I have always loved having a clean house. And I have always loved delegating. The two work together in housework.
First off, parents of little ones: notice how your baby or toddler will sometimes try to do a chore with you. While you may be annoyed at their desire to take out all the spoons from the dishwasher, realize that they are trying to help--Let them! We have children's size brooms, dustpans, pretend vacuum cleaners, etc. And all kids love feather dusters. From my experience, two-year-olds can learn to fold washcloths and match socks.
Older children, even those who "helped" with the chores when they were toddlers, get to a point where they don't want to do chores. I suggest a chore chart for each child with their daily tasks listed so they can have a way to check them off. Allowance, based on doing chores, is perfect for teaching cause and effect. And, of course, every wise parent knows that making the task a game helps tremendously. Here are some of my favorites:
1. Beat the timer: Set the timer--whatever toys/objects are not put away before it beeps are gone for a day/week, however long you think is fair.
2. Toy card game: Cut index cards in half. Write a different adjective, that describe toys, on one side and draw a simple picture representing that adjective. For instance, "red" and color a little spot of red on the card, or "toys with numbers" and draw numbers. Even young children, who can't read yet, understand the simple pictures. Make several different cards. Put them in an envelope. When it's time to clean up, each child takes a card, cleans up all the toys that fit that adjective, and then choose another, etc.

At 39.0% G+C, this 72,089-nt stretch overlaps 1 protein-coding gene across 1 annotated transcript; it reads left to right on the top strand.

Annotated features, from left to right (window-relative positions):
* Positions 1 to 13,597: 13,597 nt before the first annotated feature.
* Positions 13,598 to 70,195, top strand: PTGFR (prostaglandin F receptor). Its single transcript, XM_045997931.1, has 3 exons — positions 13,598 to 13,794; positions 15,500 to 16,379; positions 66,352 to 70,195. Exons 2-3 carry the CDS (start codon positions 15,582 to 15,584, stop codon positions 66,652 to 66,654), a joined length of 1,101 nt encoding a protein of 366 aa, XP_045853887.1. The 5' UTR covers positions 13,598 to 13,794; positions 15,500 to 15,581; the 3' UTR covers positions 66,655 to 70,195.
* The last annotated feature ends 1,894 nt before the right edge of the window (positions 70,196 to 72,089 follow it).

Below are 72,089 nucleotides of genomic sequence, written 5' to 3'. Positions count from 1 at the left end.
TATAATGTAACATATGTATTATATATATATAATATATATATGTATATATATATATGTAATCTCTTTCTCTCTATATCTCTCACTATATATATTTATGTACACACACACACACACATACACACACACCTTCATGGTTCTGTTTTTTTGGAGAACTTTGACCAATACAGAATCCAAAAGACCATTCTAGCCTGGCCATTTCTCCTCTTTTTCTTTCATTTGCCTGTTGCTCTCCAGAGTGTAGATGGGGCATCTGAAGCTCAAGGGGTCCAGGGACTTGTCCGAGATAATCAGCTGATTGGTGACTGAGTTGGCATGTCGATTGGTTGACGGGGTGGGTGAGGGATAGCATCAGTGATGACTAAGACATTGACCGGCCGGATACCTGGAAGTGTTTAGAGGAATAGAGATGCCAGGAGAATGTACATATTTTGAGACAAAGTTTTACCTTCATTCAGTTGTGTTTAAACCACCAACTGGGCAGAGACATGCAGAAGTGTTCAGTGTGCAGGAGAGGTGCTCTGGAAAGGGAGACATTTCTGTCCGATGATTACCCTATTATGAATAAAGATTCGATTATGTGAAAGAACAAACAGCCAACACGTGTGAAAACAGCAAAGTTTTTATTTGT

3. Clean up to music--singing or listening: Barney's "Clean-Up Song" while annoying, really works for little kids! http://www.ilovewavs.com/TV/ChilShow/Barney/Barney.htm (scroll down to "Barney-Clean up" and click on it).
4. Practice counting by having them count how many toys they pick up. Maybe even have them estimate beforehand how many toys they think need to be put away.
I have redone chore charts over the years, since their availability and abilities have changed throughout childhood. But, even a busy teenager, involved in everything under the sun, needs to learn the value of work and contributing in the home. By the time I was 15 I was prepping and cooking dinner every Sunday--since that was the only evening I was home and my mom wasn't going to let me have a free ride throughout my teenage years--and bless her for that!!
Now, don't think I sit back taking advantage of child labor or anything. I have a simple chore chart for myself and here it is, in case you're wondering or in case you need one yourself:
This chore chart works for me because I only spend about 10-30 minutes doing these things each day. This helps me not to procrastinate and then have one day when I'm just running around trying to clean up everything--yuck! Also, it keeps the house pretty clean, you know, not just picked up, but actually clean. Aww.... *sigh*
Anyway, remember, delegate, keep smiling and maybe "whistle while you work!"